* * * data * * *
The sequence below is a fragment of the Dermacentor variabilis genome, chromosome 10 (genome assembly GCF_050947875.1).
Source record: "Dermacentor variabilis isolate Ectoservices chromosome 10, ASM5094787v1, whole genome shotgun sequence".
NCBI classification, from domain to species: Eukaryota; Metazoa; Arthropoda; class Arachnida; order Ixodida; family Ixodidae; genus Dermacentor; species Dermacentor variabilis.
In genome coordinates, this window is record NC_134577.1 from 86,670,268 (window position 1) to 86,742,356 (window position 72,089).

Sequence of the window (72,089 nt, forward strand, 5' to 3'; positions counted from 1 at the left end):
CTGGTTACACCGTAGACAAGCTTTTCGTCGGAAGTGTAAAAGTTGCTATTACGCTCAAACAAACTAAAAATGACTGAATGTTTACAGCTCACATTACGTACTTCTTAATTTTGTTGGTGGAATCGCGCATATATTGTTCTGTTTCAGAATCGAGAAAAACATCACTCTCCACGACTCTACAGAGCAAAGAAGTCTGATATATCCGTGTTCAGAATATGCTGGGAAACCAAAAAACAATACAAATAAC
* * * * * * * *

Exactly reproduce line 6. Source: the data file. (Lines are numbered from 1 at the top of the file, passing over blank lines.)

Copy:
CTGGTTACACCGTAGACAAGCTTTTCGTCGGAAGTGTAAAAGTTGCTATTACGCTCAAACAAACTAAAAATGACTGAATGTTTACAGCTCACATTACGTACTTCTTAATTTTGTTGGTGGAATCGCGCATATATTGTTCTGTTTCAGAATCGAGAAAAACATCACTCTCCACGACTCTACAGAGCAAAGAAGTCTGATATATCCGTGTTCAGAATATGCTGGGAAACCAAAAAACAATACAAATAAC